A seizure is the physical findings or changes in behavior that occur after an episode of abnormal electrical activity in the brain.
Specific symptoms depend on which part of the brain is involved. Symptoms occur suddenly and may include:
- Brief blackout followed by a period of confusion (the person cannot remember for a short time)
- Changes in behavior, such as picking at one's clothing
- Drooling or frothing at the mouth
- Eye movements
- Grunting and snorting
- Loss of bladder or bowel control
- Mood changes, such as sudden anger, unexplainable fear, panic, joy, or laughter
- Shaking of the entire body
- Sudden falling
- Tasting a bitter or metallic flavor
- Teeth clenching
- Temporary stop in breathing
- Uncontrollable muscle spasms with twitching and jerking limbs
The person may have warning symptoms before the attack, such as:
• Fear or anxiety
• Vertigo (feeling as if you are spinning or moving)
• Visual symptoms (such as flashing bright lights, spots, or wavy lines before the eyes)
• Detailed medical history (including a family history of seizures).
• Gather information about your behavior before, during, and after the episode. It is very important to have someone with you who witnessed the episode and can describe it to the doctor.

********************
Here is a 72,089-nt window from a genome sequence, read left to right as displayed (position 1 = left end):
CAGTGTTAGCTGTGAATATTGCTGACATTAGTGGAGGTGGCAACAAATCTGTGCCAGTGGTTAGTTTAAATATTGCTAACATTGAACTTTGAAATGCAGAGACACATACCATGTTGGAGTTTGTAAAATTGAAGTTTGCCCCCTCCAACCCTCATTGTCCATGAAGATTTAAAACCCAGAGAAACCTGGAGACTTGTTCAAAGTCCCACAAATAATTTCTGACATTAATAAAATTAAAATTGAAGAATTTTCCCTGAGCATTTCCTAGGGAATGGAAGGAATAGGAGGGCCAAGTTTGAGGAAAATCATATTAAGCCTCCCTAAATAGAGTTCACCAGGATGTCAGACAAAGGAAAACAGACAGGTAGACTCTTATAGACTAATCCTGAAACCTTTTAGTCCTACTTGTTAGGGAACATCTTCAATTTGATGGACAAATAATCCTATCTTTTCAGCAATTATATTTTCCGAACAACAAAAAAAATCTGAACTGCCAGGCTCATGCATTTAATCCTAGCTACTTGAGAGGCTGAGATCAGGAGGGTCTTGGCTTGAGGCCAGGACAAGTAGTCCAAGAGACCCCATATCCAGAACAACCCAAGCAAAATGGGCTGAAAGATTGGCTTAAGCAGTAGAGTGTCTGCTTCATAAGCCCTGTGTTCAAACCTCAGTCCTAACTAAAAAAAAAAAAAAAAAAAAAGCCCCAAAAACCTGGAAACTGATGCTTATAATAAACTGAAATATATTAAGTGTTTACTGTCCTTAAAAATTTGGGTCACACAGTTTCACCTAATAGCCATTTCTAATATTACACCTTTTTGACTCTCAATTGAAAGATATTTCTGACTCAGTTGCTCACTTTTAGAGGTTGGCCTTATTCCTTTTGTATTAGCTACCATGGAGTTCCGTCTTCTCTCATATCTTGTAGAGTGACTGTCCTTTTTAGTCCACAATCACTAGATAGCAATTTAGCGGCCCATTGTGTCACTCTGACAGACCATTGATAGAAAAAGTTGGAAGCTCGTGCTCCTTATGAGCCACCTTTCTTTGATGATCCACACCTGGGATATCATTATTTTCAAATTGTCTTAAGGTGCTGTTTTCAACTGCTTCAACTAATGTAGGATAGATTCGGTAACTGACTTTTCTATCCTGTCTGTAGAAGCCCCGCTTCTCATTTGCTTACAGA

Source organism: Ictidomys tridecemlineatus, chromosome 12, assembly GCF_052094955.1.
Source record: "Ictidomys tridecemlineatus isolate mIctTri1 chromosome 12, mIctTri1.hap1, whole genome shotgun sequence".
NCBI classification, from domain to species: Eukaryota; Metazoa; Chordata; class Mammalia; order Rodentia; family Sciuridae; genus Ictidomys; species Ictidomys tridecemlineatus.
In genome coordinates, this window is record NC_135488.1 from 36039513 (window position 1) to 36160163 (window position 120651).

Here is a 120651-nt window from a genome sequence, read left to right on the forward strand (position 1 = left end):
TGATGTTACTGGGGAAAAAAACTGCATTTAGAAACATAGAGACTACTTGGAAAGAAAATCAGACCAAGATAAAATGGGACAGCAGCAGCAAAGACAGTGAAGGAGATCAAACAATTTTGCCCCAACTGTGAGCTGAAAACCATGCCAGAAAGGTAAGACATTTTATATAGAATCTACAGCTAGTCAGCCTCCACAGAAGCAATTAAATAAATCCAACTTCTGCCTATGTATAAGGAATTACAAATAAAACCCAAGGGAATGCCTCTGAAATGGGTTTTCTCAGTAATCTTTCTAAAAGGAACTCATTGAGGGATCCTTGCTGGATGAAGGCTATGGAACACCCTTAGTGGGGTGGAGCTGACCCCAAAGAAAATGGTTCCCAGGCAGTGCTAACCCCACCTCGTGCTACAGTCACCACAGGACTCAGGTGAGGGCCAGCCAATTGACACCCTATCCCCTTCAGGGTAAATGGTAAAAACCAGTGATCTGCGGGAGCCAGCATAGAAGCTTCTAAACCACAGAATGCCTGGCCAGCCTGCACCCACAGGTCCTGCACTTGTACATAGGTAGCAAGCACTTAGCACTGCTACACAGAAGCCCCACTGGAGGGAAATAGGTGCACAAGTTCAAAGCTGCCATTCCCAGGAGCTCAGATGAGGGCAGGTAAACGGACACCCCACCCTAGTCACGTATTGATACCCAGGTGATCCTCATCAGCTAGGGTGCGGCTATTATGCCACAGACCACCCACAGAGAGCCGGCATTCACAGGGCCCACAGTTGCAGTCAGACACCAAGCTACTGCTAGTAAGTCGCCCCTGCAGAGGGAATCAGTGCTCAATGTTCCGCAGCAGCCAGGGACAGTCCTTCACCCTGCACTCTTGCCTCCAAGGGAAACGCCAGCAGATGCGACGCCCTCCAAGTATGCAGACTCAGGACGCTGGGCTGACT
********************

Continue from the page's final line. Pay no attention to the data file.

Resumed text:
• Physical exam
These are tests that may be done:
• EEG: An electroencephalogram to identify any abnormal electrical misfiring in the brain and help predict the risk of future seizures
• Brain imaging tests such as an MRI or CT scan to help narrow down a possible treatable cause
• A spinal tap if an infectious cause, such as meningitis, is suspected
When a specific cause of the seizure is identified -- such as
- Infection or
- Low blood sugar -- treatment of that underlying condition often prevents seizures from recurring.
If the underlying cause is not fully treatable or is unknown, treatment with anti-seizure (anticonvulsant) medications may be recommended.
Consult at Aadil Hospital for appropriate medical treatment.